Commencing immediately upon the 9/11 attack, the US government ... has spent 12 straight years inventing and implementing new theories of government power in the name of Terrorism. Every year since 9/11 has ushered in increased authorities of exactly the type Americans are inculcated to believe only exist in those other, non-free societies: ubiquitous surveillance, impenetrable secrecy, and the power to imprison and even kill without charges or due process. The Obama administration has already exercised the power to target even its own citizens for execution far from any battlefield. [This] has prompted almost no institutional resistance from the structures designed to check executive abuses: courts, the media, and Congress. Last week's 13-hour filibuster of John Brennan's confirmation as CIA director by GOP Sen. Rand Paul was one of the first ... Congressional efforts to dramatize and oppose just how radical these Terrorism-justified powers have become. For the first time since the 9/11 attack, even lowly cable news shows were forced ... to extensively discuss the government's extremist theories of power. All of this put Democrats ... in a very uncomfortable position. The politician who took such a unique stand in defense of these principles was not merely a Republican but a leading member of its dreaded Tea Party wing. Some Democrats, to their credit, publicly supported Paul. But most Democratic Senators ran away as fast as possible from having anything to do with the debate. Paul was doing nothing more than voicing concerns that have long been voiced by leading civil liberties groups such as the ACLU. But almost without exception, progressives who defend Obama's Terrorism policies steadfastly ignore the fact that they are embracing policies that are vehemently denounced by the ACLU.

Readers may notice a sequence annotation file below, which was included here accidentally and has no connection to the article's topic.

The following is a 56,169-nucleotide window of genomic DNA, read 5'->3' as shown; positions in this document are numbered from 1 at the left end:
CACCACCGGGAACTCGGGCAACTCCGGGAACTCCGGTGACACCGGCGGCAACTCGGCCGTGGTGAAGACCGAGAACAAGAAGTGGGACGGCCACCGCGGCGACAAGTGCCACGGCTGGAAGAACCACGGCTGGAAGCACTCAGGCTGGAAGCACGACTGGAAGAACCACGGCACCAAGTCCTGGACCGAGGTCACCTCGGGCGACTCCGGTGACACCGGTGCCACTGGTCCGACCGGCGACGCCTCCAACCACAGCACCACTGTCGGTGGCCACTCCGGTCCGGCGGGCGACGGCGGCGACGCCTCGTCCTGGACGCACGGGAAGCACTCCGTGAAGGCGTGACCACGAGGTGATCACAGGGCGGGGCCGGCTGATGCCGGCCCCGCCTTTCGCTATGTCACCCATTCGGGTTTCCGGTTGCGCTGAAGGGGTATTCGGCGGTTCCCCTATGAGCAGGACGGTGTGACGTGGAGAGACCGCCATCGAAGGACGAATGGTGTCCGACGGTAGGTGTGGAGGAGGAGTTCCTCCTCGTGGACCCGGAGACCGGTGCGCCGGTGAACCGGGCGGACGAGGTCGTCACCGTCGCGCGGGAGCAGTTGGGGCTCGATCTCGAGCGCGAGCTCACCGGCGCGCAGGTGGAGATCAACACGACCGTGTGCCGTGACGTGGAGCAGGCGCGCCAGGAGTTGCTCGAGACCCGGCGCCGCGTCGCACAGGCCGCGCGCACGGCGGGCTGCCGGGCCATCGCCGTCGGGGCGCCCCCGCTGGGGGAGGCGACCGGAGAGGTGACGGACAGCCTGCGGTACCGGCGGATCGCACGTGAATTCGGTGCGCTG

Note: For deeply revealing reports from reliable major media sources on the loss of civil liberties in the US, click here.


FBI's apparent entrapment of San Jose man continues its track record
2013-02-27, San Jose Mercury News (Silicon Valley's leading newspaper)
http://www.mercurynews.com/opinion/ci_22665506/fadi-saba-fbis-apparent-entrap...